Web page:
The second section of the text, Teaching Through Place: Mid-to-Late Career Teacher Narratives, includes the voices of rural teachers in the western state of Montana alongside teachers in Minnesota and Nebraska. Here the voices of experienced teachers, those who have been able to learn from the early mistakes mirrored in the first half of the text, share how embracing of community (‘place’) helped them deepen and broader their understanding of their students. This understanding not only allowed for greater success in the classroom, but also impacted the development of their own teacher identities as well in generative ways.
Through the five narratives in this section, the authors speak to four major themes. Several of the authors speak to their frustration with standardized assessments, and how authentic student achievement can be undermined if teachers and administration only rely on narrowly constructed, standardized reflections of teaching and learning. The teachers in this section appear to transcend standardized testing; they demonstrate how accessing students’ funds of knowledge can provide rich understandings of ‘knowing.’ As in the first section of the book, the mid-to-late career teachers discuss how they were able to use culturally relevant pedagogy to tap into local culture and celebrate the uniqueness of rural communities through activities done in and out of the classroom. In one memorable chapter, a passionate English teacher from Montana discusses how he was able to connect with his students and the community at large by using ‘cowboy’ poetry as means to share life experiences through the spoken word. All of the authors shared how their early failures built resilience in them. That resilience was instrumental in helping them pursue meaningful connections with their students in and out of school. Finally, the authors shared the importance viewing of ‘place’ as an asset to the classroom was vitally important to their success. It is this take-away, perhaps, that teachers outside of rural communities—including teachers of English as a Second/Foreign Language—will appreciate most from this important teacher resource. While many outsiders may view minoritized communities (including rural communities) as ‘lacking’ in many ways, these teachers were able to leverage what resources existed in order to help their students achieve.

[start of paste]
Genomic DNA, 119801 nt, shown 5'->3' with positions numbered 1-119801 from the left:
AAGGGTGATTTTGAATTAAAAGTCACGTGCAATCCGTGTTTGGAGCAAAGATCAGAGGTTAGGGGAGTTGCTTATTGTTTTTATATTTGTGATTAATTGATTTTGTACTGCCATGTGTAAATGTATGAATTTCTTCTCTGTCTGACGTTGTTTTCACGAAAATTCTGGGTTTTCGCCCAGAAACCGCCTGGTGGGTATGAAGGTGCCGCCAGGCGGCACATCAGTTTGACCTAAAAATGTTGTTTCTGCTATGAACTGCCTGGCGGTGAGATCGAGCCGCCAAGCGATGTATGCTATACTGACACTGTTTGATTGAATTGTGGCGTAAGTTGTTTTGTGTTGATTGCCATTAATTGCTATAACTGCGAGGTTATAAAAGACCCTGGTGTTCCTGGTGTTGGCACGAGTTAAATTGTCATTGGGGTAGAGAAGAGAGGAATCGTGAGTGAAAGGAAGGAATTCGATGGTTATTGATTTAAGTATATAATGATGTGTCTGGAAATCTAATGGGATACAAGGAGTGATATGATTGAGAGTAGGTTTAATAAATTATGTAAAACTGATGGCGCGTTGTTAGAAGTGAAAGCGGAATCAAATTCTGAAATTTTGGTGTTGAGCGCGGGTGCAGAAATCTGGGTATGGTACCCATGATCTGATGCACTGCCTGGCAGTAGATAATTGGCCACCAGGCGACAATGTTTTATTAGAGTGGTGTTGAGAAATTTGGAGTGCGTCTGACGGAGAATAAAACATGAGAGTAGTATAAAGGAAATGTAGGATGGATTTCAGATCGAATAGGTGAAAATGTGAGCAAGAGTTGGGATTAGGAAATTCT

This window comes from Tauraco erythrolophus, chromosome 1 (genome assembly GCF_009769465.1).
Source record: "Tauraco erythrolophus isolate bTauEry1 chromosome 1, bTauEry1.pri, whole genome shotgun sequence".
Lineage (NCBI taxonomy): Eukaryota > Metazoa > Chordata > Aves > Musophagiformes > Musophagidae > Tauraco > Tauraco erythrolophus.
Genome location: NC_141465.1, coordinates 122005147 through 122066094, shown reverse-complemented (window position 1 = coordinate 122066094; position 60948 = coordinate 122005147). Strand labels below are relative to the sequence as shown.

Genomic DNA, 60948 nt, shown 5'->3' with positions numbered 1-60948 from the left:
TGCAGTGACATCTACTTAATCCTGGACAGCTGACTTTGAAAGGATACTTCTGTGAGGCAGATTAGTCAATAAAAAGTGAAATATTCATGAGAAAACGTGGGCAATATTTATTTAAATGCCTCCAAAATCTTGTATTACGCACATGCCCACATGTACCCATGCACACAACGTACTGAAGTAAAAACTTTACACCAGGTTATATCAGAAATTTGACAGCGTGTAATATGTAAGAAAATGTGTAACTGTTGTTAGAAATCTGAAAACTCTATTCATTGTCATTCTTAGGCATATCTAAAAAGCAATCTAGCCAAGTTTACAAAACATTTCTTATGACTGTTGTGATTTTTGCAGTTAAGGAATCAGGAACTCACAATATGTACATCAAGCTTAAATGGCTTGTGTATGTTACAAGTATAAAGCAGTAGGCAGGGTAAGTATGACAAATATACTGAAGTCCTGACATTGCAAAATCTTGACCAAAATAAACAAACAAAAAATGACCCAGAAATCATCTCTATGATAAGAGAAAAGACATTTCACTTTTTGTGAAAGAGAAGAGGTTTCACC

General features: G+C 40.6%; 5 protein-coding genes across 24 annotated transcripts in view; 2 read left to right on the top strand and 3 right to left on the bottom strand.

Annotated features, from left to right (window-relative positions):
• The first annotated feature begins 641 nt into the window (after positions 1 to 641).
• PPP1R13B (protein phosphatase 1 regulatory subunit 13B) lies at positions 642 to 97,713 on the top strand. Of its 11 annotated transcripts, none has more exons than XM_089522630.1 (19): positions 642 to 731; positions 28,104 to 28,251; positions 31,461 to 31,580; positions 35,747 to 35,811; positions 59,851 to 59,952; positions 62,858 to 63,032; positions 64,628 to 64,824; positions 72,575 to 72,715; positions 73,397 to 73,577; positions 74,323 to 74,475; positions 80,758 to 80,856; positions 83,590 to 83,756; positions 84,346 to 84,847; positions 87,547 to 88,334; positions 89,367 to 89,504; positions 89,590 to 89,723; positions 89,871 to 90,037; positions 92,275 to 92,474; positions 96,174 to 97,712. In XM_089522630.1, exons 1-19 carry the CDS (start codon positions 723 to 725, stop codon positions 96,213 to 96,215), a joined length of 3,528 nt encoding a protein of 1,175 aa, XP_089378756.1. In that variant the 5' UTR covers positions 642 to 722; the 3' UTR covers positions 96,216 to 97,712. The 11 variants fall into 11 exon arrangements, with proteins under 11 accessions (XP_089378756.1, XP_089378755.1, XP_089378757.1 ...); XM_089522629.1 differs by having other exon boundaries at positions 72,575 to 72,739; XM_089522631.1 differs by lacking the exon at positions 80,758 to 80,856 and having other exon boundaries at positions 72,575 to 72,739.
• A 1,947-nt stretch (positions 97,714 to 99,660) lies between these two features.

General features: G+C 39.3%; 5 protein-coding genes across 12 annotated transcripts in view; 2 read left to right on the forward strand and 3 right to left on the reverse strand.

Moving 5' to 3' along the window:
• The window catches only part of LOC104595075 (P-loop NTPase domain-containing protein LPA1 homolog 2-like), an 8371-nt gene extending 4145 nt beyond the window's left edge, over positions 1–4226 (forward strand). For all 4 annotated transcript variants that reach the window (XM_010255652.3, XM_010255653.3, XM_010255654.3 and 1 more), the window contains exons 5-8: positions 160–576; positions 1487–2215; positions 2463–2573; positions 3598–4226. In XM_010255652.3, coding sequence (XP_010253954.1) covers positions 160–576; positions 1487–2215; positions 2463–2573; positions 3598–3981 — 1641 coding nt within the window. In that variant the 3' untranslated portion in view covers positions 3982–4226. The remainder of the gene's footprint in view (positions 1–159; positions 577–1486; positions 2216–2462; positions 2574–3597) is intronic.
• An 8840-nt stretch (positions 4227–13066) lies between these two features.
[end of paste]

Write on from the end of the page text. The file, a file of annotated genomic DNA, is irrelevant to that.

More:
There is much more to be gained from this text in addition to the themes mentioned above. Reading the narratives in their entirety is essential to gaining the full benefit of what this book has to offer. Looking at schooling through the lens of rural educators allows the reader access to a world many have no experience in or exposure to. It is a good reminder that all teachers, urban, suburban, and rural, face similar challenges in meeting the needs of their students. Teachers in rural, urban, and suburban contexts often struggle to relate to our students, to tap into their strengths, to mitigate their struggles, to engage them in a myriad of meaningful activities that will help develop them into successful members of society. We are all in this process of becoming, together, and there is something reassuring about that prospect.
University of Wisconsin-Platteville